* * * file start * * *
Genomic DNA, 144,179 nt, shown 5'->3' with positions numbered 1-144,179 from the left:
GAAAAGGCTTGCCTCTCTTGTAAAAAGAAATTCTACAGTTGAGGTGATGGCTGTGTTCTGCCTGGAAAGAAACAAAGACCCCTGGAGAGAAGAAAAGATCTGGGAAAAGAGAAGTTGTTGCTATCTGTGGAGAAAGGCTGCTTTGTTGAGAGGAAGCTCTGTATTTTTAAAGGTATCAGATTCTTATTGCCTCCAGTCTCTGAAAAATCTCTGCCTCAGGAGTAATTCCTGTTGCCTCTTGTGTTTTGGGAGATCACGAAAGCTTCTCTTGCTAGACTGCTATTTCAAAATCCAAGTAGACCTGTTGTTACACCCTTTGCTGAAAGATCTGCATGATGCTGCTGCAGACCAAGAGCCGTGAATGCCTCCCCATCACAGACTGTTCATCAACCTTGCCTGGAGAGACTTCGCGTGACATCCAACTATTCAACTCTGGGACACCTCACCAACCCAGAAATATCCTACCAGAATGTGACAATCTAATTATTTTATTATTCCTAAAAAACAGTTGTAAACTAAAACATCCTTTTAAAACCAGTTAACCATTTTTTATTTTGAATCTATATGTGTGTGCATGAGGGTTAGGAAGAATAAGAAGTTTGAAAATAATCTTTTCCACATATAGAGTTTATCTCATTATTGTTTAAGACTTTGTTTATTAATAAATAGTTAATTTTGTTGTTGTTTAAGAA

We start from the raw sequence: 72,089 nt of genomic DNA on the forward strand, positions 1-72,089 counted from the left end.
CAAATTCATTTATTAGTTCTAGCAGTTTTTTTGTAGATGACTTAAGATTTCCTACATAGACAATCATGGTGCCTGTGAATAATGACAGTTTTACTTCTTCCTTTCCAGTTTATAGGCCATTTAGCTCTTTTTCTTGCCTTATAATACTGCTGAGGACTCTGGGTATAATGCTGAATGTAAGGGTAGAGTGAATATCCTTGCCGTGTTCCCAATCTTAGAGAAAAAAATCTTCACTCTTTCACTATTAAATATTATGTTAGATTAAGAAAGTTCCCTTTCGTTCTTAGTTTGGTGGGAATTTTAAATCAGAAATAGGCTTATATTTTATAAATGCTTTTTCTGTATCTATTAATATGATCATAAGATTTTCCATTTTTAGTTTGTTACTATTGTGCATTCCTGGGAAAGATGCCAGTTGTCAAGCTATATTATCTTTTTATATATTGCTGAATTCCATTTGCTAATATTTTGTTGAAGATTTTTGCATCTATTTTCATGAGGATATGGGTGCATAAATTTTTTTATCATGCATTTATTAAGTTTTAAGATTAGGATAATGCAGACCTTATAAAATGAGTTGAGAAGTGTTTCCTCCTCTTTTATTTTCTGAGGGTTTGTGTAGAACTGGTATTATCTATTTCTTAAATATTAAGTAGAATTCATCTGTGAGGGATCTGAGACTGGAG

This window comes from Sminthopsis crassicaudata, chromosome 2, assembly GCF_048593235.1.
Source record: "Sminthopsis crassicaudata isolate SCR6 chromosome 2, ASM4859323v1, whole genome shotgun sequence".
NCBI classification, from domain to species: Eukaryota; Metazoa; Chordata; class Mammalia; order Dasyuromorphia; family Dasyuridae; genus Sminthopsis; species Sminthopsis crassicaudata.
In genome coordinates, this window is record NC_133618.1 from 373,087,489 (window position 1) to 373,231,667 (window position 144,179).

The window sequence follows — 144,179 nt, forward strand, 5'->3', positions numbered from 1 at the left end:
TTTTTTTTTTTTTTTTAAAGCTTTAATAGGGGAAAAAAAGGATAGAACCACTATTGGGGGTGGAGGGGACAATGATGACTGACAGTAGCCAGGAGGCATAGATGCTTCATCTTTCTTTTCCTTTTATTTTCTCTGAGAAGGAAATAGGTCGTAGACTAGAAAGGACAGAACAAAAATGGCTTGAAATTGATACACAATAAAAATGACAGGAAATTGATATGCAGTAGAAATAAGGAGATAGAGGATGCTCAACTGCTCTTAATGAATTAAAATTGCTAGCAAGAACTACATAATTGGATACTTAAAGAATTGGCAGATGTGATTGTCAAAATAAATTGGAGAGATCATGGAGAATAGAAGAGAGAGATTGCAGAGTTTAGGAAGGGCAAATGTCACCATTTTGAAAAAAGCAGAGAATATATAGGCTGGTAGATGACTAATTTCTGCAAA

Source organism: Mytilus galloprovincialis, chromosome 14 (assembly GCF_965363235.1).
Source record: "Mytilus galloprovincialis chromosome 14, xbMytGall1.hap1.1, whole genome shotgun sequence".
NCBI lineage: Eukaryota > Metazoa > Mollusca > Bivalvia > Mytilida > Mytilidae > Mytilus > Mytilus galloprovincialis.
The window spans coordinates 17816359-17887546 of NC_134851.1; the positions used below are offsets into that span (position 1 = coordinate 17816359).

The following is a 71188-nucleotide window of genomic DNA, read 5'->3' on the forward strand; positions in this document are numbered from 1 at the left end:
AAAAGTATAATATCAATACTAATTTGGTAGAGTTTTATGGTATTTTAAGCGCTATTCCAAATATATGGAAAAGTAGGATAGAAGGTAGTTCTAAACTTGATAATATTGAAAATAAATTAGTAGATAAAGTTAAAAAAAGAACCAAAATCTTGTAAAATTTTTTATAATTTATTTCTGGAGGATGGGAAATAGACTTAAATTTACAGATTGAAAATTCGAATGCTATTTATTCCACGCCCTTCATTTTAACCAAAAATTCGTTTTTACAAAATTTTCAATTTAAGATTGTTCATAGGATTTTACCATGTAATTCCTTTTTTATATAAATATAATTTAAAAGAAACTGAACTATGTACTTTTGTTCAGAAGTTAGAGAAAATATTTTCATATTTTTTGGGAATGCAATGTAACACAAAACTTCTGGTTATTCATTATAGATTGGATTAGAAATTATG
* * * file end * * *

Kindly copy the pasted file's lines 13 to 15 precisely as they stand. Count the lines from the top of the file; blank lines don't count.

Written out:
NCBI lineage: Eukaryota > Metazoa > Mollusca > Bivalvia > Mytilida > Mytilidae > Mytilus > Mytilus galloprovincialis.
The window spans coordinates 17816359-17887546 of NC_134851.1; the positions used below are offsets into that span (position 1 = coordinate 17816359).

The following is a 71188-nucleotide window of genomic DNA, read 5'->3' on the forward strand; positions in this document are numbered from 1 at the left end: